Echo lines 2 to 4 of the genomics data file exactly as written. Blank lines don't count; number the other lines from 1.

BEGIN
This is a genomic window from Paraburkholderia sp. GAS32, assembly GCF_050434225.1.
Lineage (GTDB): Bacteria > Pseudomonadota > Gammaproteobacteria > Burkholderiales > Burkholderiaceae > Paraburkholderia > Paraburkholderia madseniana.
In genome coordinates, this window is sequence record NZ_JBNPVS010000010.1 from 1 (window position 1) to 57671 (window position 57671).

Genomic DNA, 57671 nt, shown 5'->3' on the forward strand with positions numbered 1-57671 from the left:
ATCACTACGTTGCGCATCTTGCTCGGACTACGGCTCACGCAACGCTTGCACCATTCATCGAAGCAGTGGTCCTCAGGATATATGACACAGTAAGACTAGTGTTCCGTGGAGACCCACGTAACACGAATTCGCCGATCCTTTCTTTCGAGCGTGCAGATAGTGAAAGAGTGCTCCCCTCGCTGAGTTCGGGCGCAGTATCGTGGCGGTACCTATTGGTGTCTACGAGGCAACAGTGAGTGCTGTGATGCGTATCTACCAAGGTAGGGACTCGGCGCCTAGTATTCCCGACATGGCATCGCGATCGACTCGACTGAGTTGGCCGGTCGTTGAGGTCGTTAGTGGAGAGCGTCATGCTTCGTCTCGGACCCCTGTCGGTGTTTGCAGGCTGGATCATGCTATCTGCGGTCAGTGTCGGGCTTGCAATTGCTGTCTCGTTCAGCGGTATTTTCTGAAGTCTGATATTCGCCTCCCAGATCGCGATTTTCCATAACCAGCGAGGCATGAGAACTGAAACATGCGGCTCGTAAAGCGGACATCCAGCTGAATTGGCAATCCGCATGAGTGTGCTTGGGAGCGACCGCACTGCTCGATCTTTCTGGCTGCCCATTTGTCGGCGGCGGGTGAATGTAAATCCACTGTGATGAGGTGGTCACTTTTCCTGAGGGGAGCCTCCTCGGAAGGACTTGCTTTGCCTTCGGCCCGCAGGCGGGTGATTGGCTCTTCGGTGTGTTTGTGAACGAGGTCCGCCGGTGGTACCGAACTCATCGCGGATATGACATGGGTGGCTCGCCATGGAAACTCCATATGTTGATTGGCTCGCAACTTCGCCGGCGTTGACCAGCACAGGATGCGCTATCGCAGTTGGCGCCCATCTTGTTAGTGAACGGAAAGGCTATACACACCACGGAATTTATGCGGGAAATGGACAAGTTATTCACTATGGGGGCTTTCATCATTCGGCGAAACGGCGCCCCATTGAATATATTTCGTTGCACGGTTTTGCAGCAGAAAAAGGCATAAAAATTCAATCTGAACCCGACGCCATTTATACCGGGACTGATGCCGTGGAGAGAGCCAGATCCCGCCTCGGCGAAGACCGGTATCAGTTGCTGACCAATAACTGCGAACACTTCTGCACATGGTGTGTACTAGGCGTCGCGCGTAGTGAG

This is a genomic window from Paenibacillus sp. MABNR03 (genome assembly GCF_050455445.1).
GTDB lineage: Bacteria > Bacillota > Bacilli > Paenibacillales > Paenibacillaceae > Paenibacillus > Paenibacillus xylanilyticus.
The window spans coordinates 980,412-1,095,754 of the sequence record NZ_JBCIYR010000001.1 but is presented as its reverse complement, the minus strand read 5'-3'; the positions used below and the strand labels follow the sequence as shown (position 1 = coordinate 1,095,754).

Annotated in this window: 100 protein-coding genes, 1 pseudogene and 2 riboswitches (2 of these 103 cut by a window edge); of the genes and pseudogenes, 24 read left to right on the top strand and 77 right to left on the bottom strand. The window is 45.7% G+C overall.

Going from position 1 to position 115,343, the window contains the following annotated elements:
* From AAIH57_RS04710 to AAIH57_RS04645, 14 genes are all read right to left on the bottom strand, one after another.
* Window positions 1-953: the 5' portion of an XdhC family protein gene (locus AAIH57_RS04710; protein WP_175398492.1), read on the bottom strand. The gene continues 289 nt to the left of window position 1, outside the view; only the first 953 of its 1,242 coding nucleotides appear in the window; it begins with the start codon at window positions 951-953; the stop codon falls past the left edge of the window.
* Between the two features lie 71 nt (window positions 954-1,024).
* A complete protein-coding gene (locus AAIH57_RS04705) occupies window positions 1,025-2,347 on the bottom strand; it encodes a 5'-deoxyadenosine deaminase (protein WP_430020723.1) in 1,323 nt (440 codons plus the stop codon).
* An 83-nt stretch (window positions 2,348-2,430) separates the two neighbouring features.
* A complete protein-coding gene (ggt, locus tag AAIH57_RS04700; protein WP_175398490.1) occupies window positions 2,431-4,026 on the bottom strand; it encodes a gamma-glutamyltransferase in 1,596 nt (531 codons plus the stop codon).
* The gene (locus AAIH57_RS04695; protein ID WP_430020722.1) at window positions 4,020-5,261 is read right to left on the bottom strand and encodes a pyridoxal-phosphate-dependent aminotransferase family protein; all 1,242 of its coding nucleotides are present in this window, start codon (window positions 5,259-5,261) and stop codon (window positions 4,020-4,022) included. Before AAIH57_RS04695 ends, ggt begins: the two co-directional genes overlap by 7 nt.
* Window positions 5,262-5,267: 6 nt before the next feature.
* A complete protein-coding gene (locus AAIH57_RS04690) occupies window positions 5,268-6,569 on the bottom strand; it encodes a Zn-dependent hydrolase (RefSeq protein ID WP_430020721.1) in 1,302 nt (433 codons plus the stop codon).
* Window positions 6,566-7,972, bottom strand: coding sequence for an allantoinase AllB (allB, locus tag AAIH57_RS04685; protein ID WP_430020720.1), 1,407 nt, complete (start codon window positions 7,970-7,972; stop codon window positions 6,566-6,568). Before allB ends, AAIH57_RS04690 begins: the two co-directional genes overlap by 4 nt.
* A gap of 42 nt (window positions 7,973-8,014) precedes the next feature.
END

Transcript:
Lineage (GTDB): Bacteria > Pseudomonadota > Gammaproteobacteria > Burkholderiales > Burkholderiaceae > Paraburkholderia > Paraburkholderia madseniana.
In genome coordinates, this window is sequence record NZ_JBNPVS010000010.1 from 1 (window position 1) to 57671 (window position 57671).

Genomic DNA, 57671 nt, shown 5'->3' on the forward strand with positions numbered 1-57671 from the left: